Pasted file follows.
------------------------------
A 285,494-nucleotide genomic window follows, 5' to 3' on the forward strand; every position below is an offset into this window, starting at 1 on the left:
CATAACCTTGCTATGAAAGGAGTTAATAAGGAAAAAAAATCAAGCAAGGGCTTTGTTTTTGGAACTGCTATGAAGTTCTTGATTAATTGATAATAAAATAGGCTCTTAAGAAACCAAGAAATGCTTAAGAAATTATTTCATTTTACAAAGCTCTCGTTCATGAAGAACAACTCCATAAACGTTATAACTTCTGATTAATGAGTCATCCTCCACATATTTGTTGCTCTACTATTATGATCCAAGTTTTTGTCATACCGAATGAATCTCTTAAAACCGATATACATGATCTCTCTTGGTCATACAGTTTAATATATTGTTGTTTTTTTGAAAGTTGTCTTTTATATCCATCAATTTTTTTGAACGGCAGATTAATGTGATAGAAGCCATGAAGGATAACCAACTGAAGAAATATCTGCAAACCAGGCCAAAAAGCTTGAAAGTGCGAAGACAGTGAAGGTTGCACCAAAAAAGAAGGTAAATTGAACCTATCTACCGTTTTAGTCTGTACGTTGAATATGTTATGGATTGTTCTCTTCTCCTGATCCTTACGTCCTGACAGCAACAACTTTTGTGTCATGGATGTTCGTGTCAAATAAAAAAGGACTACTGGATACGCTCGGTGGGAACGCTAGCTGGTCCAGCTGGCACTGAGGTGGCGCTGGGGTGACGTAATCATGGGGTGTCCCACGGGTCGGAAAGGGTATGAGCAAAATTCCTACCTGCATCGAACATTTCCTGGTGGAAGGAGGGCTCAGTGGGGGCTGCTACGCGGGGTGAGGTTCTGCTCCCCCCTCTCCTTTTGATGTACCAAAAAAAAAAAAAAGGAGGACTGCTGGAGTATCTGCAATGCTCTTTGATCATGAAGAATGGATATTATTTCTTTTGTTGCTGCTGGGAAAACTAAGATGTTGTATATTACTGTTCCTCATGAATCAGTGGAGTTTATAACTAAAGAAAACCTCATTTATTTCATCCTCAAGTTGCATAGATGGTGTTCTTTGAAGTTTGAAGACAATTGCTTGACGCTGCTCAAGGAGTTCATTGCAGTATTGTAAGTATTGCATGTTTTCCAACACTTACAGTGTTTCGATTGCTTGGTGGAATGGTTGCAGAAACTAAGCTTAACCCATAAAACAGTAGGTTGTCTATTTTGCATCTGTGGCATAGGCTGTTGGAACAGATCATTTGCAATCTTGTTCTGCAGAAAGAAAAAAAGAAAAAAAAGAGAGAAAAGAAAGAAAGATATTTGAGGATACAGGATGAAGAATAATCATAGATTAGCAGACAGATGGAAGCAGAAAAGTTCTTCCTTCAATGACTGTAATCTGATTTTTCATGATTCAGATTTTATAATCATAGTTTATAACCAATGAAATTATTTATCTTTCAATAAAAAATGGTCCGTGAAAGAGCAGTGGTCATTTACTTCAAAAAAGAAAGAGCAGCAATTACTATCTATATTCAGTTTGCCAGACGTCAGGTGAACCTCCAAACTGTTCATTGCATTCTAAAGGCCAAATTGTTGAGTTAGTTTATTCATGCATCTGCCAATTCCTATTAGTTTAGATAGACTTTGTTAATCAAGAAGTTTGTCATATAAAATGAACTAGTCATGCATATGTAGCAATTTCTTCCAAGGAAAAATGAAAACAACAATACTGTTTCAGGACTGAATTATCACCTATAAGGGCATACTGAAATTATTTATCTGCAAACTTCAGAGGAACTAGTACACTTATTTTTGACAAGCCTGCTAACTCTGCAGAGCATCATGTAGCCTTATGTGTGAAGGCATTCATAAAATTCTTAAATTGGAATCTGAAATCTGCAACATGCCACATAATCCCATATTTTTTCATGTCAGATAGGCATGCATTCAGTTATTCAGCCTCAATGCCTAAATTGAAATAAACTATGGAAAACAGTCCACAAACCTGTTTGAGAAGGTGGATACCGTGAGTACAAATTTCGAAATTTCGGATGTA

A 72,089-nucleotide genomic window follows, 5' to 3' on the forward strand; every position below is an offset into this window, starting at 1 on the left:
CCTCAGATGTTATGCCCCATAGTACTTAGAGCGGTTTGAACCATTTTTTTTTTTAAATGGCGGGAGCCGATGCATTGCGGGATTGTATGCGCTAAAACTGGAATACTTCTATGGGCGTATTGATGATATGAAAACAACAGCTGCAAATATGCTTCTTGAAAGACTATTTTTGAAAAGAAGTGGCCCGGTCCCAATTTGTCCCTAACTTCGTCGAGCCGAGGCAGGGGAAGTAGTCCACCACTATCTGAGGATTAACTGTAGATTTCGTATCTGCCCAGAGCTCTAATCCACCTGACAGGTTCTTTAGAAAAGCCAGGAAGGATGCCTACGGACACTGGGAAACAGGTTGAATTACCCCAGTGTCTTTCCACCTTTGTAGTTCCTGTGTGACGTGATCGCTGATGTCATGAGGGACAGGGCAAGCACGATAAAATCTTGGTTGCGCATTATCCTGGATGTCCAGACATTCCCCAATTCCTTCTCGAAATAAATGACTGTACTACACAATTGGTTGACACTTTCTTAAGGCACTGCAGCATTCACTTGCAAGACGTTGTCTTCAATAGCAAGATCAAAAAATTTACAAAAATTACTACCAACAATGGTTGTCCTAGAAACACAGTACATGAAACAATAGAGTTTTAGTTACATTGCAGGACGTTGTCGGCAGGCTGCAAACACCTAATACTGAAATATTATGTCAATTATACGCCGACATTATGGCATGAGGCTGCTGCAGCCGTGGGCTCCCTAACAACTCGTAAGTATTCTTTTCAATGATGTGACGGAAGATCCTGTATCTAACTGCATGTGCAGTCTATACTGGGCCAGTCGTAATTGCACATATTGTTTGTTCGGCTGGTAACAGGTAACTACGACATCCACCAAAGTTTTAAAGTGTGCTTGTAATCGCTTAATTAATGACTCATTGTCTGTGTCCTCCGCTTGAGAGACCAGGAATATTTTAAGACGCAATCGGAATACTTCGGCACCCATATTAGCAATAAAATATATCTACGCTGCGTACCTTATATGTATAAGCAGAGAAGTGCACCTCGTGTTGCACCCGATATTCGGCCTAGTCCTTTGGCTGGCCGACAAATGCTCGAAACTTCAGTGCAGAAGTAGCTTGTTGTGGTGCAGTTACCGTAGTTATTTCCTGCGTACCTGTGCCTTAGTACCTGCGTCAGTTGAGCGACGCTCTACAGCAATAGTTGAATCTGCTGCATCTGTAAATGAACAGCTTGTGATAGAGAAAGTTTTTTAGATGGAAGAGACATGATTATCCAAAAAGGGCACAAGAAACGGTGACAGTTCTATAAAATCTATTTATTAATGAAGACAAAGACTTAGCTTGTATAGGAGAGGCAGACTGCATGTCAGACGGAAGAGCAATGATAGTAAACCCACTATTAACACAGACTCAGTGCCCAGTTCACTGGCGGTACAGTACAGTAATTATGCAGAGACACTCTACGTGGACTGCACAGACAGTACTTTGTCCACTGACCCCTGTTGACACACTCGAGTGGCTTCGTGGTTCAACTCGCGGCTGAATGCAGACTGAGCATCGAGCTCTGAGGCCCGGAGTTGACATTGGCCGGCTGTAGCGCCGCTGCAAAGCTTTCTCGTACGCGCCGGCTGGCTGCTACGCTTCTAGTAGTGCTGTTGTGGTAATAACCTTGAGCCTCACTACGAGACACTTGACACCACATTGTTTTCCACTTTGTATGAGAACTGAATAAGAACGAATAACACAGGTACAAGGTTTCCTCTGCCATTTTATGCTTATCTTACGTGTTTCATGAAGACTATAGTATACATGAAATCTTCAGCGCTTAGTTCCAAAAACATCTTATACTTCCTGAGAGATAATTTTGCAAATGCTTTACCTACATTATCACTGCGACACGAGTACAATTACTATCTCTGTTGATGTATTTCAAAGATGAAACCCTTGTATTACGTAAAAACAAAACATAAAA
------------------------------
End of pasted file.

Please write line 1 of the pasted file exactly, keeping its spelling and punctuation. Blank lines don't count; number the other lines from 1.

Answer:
A 285,494-nucleotide genomic window follows, 5' to 3' on the forward strand; every position below is an offset into this window, starting at 1 on the left: